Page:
Sumbal Nasir Mahmood1*, Kunwer Naveed Mukhtar2, Osama Kunwer Naveed3 and Ahmed Kunwer Naveed41Professor and Head of Nephrology Department at Ziauddin Hospital, Karachi, Pakistan
2Professor and Head of Nephrology at Liaquat National Hospital, Pakistan
3Medical Student at Dow University of Health Sciences, Karachi, Pakistan
4Student at Dow University of Health Sciences, Karachi, Pakistan
*Address for Correspondence: Dr. Sumbal Nasir Mahmood, Professor and Head of Nephrology Department at Ziauddin Hospital, Karachi, Pakistan. Email: firstname.lastname@example.org
Dates: Submitted: 19 February 2018; Approved: 07 March 2018; Published: 08 March 2018
How to cite this article: Mahmood SN, Mukhtar KN, Naveed OK, Naveed AK. Complete recovery of chronic Osmotic Demyelination Syndrome with plasma exchange. J Clini Nephrol. 2018; 2: 005-007. DOI: 10.29328/journal.jcn.1001011
Copyright: © 2018 Mahmood SN, et al. This is an open access article distributed under the Creative Commons Attribution License, which permits unrestricted use, distribution, and reproduction in any medium, provided the original work is properly cited.
Keywords: Hyponatremia; Osmotic demyelination syndrome; Plasma exchange
A 50-years old female presented with dysarthria, inability to swallow and quadriparesis for three weeks. She had rapid correction of her serum sodium (Na) from 99meq/l to 138meq/l within 24 hours 1 week prior to development of these symptoms. She was diagnosed as a case of Osmotic demyelination syndrome (ODS) formerly known as central pontine myelinolysis (CPM) which was confirmed by MRI. She underwent Plasma Exchange (PE) on the 20th day since her symptoms started and underwent 7 cycles of PE with complete neurological recovery. Pt was discharged with ability to ambulate independently and complete recovery of speech and swallowing. Hence, we report that PE is beneficial in chronic ODS.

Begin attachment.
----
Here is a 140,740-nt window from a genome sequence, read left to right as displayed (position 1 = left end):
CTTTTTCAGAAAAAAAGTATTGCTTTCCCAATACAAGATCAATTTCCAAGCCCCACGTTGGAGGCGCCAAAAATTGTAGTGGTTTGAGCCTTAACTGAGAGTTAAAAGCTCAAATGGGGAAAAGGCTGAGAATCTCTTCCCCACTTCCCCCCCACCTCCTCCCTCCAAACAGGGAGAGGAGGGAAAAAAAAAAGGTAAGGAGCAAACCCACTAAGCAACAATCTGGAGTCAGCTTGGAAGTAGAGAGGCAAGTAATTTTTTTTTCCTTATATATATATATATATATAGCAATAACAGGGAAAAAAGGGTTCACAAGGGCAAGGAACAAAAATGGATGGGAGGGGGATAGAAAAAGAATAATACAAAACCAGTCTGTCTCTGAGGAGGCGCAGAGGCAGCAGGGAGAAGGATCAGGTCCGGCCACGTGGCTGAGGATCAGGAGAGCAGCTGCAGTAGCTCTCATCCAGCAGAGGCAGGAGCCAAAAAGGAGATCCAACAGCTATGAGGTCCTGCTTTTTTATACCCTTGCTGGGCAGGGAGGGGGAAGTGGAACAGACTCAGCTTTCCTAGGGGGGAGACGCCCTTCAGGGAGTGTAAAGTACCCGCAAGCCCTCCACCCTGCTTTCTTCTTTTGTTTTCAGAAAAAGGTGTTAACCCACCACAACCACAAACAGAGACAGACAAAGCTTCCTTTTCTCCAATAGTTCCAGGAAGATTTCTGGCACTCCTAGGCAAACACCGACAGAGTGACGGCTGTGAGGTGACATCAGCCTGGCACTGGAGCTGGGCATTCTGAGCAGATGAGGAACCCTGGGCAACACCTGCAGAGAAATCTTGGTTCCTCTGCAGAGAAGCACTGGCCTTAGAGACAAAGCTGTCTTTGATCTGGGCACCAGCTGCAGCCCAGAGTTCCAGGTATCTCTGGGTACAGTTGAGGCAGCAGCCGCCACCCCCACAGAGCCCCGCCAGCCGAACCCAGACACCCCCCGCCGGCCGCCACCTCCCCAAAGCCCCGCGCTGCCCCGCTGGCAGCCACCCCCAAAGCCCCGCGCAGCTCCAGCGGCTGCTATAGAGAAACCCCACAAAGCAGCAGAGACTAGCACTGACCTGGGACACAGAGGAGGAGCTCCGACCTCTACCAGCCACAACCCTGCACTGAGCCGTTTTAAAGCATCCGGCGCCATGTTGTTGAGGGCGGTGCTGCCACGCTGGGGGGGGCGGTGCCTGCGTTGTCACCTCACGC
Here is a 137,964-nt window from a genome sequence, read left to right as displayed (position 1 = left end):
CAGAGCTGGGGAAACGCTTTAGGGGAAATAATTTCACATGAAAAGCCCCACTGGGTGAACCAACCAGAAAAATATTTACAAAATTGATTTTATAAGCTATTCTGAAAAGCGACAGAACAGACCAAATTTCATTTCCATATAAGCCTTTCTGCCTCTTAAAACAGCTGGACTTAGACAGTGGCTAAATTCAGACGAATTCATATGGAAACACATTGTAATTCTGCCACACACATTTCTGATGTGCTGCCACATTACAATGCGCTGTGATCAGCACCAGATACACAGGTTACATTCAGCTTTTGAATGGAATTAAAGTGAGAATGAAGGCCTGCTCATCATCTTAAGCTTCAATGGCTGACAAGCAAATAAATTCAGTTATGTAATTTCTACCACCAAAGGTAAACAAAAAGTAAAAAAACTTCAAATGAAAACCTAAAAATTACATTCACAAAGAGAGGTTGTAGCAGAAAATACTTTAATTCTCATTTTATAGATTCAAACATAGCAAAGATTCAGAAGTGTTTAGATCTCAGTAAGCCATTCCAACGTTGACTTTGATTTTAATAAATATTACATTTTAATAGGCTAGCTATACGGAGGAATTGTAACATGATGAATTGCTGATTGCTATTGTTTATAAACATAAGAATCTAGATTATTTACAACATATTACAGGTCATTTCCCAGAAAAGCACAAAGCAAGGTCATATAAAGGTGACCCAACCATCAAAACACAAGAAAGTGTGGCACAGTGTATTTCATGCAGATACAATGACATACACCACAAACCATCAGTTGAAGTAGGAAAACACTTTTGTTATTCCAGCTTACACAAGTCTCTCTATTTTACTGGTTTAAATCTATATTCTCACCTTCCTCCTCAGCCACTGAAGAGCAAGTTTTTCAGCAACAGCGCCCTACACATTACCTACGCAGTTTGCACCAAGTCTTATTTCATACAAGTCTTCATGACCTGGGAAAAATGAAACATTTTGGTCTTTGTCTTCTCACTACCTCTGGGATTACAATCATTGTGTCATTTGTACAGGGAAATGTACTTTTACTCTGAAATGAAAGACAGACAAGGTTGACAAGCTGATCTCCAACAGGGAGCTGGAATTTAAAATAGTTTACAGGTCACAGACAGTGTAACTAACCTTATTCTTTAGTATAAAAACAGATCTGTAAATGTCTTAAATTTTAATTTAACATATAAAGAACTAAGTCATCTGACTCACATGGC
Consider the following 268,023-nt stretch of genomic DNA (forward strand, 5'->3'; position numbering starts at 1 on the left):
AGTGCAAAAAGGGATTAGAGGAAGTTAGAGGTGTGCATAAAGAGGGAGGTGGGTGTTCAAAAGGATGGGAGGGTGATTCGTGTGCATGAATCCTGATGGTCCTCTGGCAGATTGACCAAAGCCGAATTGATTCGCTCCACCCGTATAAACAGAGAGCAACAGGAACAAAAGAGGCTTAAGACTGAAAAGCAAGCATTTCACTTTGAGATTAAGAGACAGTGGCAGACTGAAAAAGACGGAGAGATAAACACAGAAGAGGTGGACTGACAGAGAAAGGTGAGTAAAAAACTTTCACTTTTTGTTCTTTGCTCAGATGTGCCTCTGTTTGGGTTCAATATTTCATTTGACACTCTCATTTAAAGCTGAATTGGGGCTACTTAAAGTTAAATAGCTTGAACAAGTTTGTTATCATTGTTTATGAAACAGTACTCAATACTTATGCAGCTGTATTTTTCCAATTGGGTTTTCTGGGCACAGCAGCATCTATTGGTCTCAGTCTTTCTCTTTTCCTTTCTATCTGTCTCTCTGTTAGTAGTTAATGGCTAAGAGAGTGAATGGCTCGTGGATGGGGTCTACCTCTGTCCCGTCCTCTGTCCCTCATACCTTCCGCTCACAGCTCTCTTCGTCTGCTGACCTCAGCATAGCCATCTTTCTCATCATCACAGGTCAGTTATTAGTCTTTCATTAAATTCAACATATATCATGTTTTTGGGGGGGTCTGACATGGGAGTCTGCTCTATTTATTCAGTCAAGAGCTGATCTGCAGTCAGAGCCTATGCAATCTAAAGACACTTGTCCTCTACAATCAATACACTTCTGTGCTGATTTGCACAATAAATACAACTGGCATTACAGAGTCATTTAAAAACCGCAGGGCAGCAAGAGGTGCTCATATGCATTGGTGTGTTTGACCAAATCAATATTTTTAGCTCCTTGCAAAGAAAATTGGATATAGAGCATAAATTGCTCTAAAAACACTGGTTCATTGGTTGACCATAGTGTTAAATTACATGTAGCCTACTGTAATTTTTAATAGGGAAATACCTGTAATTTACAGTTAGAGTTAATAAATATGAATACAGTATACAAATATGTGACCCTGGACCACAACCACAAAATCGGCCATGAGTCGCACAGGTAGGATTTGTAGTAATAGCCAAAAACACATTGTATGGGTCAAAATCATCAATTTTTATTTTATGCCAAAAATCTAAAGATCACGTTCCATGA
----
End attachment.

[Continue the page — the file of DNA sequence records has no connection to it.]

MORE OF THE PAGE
ODS is a neurological disorder that occurs due to rapid correction of chronic hyponatremia and results in damage to blood brain barrier by osmotic fluctuations. It has also been reported to occur in relation to hyperosmolality, liver transplantation, hemodialysis and alcohol abuse but its strongest association is with rapid overcorrection of hyponatremia. Clinically it is manifested as dysarthria, dysphagia, quadriparesis, seizures and coma. Once established, the syndrome is usually considered irreversible, however in recent years multiple case reports have been published that have shown that implementing strategies like relowering the Na, use of desmopressin (DDAVP), immunoglobulins and PE can reverse the symptoms of ODS. We report this case in which PE corrected the symptoms of chronic ODS with complete recovery weeks after its occurrence.